Some in Pakistan are enjoying a sense of schadenfreude after seeing the incendiary scenes of burnt shells and looting emanating from the UK. Wishing friends to stay safe in London from the confines of Karachi does possess a somewhat perverse irony. Jokes abound of dispatching Rehman Malik to sort out the law and order situation in the UK, or asking Altaf Hussain to deliver a conciliatory speech to appease the mob in Ealing. There are also those who have fallen into the trap of conflating Karachi’s recent problems with events in London and other UK cities.
The truth is London and Karachi’s problems are not equitable. When people riot in Karachi, it is either at the behest of a political mob fighting ethnic and political turf battles, or because people are venting at the lack of basics amenities: food, water, power and security. In Karachi, they burn tires for paani and atta — not plasmas and addidas.
Let’s be clear, the rioters were opportunistic vandals and thieves (often, driving around in their own vehicles). These youths were hardly on the breadline — their anger, on the surface, unfathomable. The family of Mark Duggan, the Tottenham resident killed by police on August 4 and the supposed catalyst for the subsequent disturbance, was quick to dismiss the mob. This wasn’t about avenging Mr Duggan’s death, or protesting police brutality. This was the urban alienated youth sticking two fingers up at the rest of society and having a laugh. It should have been universally condemned and not used, as the former mayor of London, Ken Livingstone, did, as an opportunity for cheap political point scoring. He described the riots as a ‘revolt’ against the government’s cuts in public services. This was baloney and mischief-making. If this was about cuts, why target local businesses, buses and services. One such business, a party shop in Clapham that was burnt down, gave all its profits to a charity called Street Kids Rescue.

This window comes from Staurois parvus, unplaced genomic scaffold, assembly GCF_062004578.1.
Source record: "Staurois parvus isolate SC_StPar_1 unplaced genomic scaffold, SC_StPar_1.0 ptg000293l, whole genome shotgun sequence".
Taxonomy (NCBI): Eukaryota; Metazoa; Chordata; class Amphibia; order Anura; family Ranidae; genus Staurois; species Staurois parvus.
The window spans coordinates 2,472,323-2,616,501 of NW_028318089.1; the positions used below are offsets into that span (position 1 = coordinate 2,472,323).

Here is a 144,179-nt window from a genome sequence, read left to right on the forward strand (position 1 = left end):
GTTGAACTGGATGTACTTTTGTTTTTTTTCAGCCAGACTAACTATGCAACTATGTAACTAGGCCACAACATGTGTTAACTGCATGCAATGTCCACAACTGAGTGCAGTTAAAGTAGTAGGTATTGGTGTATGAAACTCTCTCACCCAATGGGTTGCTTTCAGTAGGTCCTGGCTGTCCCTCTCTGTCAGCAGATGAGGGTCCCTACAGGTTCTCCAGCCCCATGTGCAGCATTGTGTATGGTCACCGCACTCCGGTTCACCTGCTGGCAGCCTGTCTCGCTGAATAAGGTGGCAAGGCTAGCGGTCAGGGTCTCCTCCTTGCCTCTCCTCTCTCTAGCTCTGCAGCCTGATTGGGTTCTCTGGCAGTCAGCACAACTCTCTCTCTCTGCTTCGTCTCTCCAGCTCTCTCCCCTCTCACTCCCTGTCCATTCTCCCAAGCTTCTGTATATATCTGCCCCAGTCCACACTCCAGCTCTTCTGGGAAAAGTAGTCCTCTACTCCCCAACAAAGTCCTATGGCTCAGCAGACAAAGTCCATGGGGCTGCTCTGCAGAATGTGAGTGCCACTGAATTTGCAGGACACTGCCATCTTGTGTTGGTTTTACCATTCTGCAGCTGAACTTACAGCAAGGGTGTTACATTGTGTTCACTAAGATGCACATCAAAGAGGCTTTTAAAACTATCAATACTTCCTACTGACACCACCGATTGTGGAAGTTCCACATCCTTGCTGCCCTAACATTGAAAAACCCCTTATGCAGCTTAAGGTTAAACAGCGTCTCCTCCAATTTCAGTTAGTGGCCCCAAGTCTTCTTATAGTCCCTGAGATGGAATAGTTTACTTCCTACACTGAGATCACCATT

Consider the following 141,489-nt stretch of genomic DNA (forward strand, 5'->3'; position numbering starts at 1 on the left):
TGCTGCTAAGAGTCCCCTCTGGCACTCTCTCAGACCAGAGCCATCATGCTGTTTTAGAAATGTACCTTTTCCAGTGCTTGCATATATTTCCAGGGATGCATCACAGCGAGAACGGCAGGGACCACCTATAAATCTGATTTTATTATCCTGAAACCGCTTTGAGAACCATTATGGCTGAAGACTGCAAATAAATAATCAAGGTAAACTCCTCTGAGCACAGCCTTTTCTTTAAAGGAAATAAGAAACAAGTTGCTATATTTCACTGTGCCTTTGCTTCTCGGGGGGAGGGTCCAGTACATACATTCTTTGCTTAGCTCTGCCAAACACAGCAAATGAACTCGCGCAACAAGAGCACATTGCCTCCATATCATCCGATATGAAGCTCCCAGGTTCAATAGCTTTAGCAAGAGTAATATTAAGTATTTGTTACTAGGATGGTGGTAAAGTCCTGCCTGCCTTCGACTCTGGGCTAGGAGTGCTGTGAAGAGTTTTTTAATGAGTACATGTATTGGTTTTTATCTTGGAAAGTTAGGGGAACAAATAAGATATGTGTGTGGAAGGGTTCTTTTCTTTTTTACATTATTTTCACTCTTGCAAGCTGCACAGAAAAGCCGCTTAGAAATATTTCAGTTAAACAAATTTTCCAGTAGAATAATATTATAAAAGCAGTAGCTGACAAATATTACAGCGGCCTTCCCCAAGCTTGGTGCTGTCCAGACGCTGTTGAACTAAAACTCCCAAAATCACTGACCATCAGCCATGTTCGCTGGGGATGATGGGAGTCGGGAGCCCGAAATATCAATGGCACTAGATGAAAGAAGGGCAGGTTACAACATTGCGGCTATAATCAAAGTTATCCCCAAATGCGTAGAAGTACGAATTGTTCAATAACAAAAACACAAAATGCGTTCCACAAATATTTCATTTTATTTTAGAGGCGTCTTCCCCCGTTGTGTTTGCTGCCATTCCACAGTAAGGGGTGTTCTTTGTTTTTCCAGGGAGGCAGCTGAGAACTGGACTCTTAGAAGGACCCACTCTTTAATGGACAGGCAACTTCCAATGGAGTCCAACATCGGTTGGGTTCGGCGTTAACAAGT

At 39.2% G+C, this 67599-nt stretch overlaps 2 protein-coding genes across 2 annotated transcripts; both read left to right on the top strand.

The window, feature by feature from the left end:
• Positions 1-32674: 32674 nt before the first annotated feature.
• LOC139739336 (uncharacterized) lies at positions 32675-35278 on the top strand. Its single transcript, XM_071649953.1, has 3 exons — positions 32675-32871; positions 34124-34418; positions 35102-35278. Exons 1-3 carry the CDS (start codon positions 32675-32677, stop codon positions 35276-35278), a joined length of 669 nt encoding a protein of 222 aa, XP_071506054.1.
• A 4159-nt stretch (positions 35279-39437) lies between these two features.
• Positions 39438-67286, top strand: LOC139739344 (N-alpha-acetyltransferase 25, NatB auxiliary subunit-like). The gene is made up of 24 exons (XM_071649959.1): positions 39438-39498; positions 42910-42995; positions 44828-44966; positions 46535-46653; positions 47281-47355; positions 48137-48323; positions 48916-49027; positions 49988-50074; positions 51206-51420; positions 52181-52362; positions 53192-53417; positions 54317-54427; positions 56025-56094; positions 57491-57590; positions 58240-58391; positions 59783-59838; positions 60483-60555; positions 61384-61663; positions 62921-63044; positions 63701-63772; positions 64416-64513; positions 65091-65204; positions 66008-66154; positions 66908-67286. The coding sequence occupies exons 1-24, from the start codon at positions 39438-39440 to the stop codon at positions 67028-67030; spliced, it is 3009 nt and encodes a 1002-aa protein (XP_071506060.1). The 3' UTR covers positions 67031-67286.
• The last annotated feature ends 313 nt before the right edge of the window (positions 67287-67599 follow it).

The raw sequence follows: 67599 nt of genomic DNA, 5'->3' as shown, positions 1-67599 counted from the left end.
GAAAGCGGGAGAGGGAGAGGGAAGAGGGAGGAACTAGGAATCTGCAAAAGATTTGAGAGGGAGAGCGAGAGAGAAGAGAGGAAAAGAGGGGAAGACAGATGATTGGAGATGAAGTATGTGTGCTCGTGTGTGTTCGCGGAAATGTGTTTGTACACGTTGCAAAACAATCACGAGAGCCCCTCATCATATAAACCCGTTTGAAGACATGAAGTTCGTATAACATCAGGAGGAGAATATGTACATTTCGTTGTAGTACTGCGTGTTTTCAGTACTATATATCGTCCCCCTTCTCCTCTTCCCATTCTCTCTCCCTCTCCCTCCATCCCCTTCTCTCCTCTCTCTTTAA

Destroying businesses only exacerbates unemployment and stagnates economic growth. Also, despite talks of cuts, Mr Livingstone forgets that public spending and government borrowing presently continue to rise in the UK. This wasn’t about the cuts. Nor does it justify the actions of the mob. Few law-abiding citizens, especially those who have seen their property destroyed, would agree with the former mayor’s apologist tones. If the violence spreads, we can expect a more heavy-handed and robust response from the police and the government.
However, where Mr Livingstone does have a point is when he talks about the disengagement of the young. “They feel no one at the top of society, in government or City Hall, cares about them or speaks for them”, he said. Personally, I think it was too soon for someone of his standing to acknowledge this point whilst people’s businesses were being smashed (who speaks for us, they may declare), however Mr Livingstone does raise a valid issue. We cannot, as much as we would like, dismiss the perpetrators as mere ‘feral scum’ — ‘chavs’ that should be locked up. Whilst not condoning the wanton vandalism, we do have a responsibility as a society to try and understand it.